News & Analysis

Facebook Q2 pre-earnings call: what you need to know

27 Jul 2021 | by: Kirsteen Mackay

Facebook Q2 pre-earnings call: what you need to know

Social media powerhouse Facebook (NASDAQ: FB) reports its FY21 Q2 Earnings on Wednesday, July 28.

Facebook beat analyst estimates in its Q1 earnings to the end of March 31. Continuing this trend, analyst consensus estimates predict continued revenue growth in Q2.

Facebook share price overview

The Facebook share price has risen over 198% in the past five years. It is up 58% in the past year and 21% in the past three months.

Despite some negative headlines and rumors of a mass exit from the social media goliath, Facebook remains a popular stock.

Facebook Q2 pre-earnings call: what you need to know
Facebook share price chart year-to-date – Source: Yahoo Finance

According to Koyfin data, the 12-month average share price target is $388. This gives a 5% upside from here. The majority of brokers mark FB stock a Buy.

As of July 23. Facebook financial metrics come in as follows:

  • Share Price: $369.79
  • Market Cap: $1.04 Trillion
  • Trailing 12-Month (TTM) Revenue: $94.4bn
  • TTM Cash and Short Term Investments: $64.22bn
  • Total Assets: $77.3bn
  • Debt: $12.14bn
  • Total Equity: $133.65bn
  • TTM EPS: 11.67
  • TTM P/E Ratio: 31.48

Q2 Predictions

Investors will be looking to see if it can retain its advertising revenue growth. Analyst consensus believes it will.

Q1 advertising revenue grew 30% year-over-year.

In its Q1 earnings call, Facebook indicated it expects advertising revenue growth to continue sideways or upwards through Q2. However, it also noted Apple’s latest restrictions might cause headwinds.

Apple is giving users more privacy control, which could lead Facebook to receive less data. The data Facebook takes from Apple is used to profile users and target them with ads.

Consensus EPS forecasts for Q2 come in at $3.02, a rise of 67% year-over-year. At the same time, revenue is expected to come in at $27.82bn, up 60% year-over-year.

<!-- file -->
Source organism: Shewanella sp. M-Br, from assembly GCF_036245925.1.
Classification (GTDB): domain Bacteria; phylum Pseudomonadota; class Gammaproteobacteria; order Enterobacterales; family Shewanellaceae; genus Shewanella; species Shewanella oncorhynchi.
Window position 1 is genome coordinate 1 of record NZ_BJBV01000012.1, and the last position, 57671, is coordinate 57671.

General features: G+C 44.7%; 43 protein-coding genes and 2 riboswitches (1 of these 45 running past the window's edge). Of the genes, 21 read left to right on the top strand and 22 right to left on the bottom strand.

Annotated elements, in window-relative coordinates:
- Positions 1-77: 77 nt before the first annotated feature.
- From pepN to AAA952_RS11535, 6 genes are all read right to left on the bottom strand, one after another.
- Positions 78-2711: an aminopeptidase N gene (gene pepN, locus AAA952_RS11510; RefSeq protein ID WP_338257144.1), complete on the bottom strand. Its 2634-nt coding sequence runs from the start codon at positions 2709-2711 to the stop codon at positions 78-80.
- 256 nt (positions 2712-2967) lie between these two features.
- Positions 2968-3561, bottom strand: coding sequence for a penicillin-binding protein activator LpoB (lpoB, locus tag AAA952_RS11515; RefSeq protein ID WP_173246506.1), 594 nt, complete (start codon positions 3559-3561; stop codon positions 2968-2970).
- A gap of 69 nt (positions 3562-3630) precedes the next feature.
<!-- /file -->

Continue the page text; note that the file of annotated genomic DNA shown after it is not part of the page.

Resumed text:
Shareholder risks:

Competition is rising, and Apple’s move to further protect user privacy is causing an ongoing headache for Facebook.

There are also rumors swirling that many influencers and significant users have jumped ship to competing platforms. With Snapchat (N: SNAP), Twitter (NYSE: ), TikTok, YouTube, Discord, and Telegram all offering new and unique ways to reach audiences, consumers have no shortage of choice.

Facebook is no stranger to regulatory scrutiny and has faced mounting pressure the bigger it gets. However, a recent milestone case was thrown out of court, leaving Facebook momentarily celebrating.

This is far from over, however. Due to its part to play in spreading fake news and harmful content, there are plenty of politicians and significant forces with a bone to pick with Facebook.

These are all points investors should bear in mind before buying shares.

Why bullish sentiment abounds

With access to stacks of cash, Facebook is in the enviable position of being able to fight its battles with a competitive edge.

CEO Mark Zuckerberg has already committed to making the platform small-business friendly. He’s also planning on improving its ability to give creatives a lucrative and user-friendly space to dominate while making a living.

This is not just for Etsy (NASDAQ: ETSY) style cottage industry crafts but also for streamers, influencers, writers, podcasters, and gaming creators.

Facebook is quite happy to watch out for money-spinning hits and adopt them as its own. It’s also moving into augmented reality (AR) and virtual reality, which some believe will be a future game-changer for the firm.

Its vision is for Facebook to become a metaverse, where users are completely immersed in the virtual environment. A place where they work, game, and socialize using VR headsets.

Facebook has tremendous access to user data, consumer insights, and cash at its disposal, so it can afford to fail in its quest for greatness. However, it comes with several pitfalls and investors need to go in with eyes open.

Read our previous article: Is Facebook (still) a good investment?, Digitonic Ltd (and our owners, directors, officers, managers, employees, affiliates, agents and assigns) are not responsible for the content or accuracy of this article. The information included in this article is based solely on information provided by the company or companies mentioned above.

This article does not provide any financial advice and is not a recommendation to deal in any securities or product. Investments may fall in value and an investor may lose some or all of their investment. Past performance is not an indicator of future performance.

  • Kirsteen Mackay does not hold any position in the stock(s) and/or financial instrument(s) mentioned in the above article.
  • Kirsteen Mackay has not been paid to produce this piece by the company or companies mentioned above.

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